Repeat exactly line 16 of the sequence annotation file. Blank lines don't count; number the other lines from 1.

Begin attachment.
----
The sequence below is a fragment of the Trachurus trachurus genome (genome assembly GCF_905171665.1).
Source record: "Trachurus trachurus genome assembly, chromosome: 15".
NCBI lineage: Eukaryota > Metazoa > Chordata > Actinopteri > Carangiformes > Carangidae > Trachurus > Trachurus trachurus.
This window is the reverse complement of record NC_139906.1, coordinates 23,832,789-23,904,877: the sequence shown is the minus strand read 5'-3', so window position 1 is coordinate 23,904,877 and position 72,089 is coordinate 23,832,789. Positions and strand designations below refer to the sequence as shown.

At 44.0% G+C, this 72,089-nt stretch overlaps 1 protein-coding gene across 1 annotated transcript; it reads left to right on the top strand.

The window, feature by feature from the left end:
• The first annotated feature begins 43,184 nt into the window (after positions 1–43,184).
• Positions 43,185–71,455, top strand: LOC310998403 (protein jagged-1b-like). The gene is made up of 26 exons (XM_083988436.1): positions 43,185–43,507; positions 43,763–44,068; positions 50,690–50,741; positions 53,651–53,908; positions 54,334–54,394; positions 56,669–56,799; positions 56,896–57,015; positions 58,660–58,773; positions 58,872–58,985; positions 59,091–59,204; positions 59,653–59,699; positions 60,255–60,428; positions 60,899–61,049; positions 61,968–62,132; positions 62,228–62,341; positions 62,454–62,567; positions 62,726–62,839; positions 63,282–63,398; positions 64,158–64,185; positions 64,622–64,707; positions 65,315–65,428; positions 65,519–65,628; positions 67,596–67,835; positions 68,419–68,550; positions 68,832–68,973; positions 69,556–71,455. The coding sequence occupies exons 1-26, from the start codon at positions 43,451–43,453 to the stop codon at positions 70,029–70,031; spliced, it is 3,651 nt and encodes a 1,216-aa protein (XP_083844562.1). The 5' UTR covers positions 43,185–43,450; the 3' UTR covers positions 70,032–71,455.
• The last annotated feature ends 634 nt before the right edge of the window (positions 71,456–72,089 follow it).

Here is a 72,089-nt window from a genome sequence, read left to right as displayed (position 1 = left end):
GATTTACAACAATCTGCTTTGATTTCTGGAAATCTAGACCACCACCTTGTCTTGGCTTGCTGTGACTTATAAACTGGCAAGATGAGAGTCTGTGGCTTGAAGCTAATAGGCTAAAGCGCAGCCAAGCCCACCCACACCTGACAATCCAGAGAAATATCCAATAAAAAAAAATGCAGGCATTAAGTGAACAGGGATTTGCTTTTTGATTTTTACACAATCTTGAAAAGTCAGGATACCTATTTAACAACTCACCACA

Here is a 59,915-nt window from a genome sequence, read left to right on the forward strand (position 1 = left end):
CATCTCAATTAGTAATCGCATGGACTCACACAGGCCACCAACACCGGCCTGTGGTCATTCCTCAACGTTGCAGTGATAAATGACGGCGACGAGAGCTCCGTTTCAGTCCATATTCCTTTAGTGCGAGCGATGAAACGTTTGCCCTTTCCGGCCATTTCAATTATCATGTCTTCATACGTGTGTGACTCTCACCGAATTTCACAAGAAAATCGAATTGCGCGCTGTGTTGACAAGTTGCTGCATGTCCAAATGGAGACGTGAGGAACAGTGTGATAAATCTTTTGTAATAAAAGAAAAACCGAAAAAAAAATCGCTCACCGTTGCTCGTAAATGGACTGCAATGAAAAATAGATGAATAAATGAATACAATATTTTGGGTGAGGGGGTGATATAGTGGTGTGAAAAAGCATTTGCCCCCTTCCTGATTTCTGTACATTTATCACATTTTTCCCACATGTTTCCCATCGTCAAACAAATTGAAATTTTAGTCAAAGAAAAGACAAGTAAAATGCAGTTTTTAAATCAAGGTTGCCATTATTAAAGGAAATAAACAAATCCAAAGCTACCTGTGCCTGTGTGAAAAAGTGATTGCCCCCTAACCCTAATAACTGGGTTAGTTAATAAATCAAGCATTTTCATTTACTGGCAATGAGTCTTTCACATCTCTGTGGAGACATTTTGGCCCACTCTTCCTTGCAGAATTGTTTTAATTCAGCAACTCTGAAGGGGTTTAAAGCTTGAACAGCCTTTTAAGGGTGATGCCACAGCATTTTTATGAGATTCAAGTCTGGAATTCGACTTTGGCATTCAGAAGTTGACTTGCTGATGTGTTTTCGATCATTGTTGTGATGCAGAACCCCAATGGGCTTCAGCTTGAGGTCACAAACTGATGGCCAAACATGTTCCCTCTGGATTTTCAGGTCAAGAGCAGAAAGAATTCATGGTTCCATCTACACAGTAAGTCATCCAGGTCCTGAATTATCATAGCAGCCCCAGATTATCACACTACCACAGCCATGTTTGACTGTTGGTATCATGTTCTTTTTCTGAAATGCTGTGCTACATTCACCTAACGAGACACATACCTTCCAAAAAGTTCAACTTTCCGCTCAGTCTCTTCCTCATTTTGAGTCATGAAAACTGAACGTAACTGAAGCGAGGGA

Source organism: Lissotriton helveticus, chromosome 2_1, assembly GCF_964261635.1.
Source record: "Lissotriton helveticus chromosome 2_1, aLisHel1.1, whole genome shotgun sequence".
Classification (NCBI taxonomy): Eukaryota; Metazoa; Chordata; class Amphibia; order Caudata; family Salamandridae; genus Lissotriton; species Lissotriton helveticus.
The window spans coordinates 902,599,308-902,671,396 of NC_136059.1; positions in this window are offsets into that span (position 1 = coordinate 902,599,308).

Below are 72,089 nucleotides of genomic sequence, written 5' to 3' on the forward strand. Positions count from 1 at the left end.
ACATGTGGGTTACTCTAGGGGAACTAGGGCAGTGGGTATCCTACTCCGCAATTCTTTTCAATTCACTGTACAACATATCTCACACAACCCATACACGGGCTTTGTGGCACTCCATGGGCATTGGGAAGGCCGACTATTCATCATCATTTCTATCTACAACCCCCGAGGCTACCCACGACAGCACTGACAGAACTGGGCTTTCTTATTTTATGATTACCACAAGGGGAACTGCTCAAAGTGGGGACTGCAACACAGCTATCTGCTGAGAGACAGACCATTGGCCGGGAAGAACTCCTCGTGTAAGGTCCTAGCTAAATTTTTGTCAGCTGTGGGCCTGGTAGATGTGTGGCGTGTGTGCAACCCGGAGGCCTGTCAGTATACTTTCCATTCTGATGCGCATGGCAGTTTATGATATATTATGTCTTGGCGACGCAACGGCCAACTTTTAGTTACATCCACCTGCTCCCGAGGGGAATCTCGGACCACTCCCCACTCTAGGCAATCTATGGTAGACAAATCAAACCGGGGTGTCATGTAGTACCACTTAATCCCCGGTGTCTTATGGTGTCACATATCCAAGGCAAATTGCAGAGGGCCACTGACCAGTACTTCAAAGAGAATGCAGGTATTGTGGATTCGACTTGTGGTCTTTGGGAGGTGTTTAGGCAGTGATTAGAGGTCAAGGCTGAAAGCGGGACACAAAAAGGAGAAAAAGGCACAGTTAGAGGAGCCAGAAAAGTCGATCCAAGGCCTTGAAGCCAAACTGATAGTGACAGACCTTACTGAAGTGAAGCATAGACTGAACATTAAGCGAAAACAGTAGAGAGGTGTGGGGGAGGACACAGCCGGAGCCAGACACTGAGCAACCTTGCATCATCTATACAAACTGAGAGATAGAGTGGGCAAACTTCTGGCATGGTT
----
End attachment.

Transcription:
Classification (NCBI taxonomy): Eukaryota; Metazoa; Chordata; class Amphibia; order Caudata; family Salamandridae; genus Lissotriton; species Lissotriton helveticus.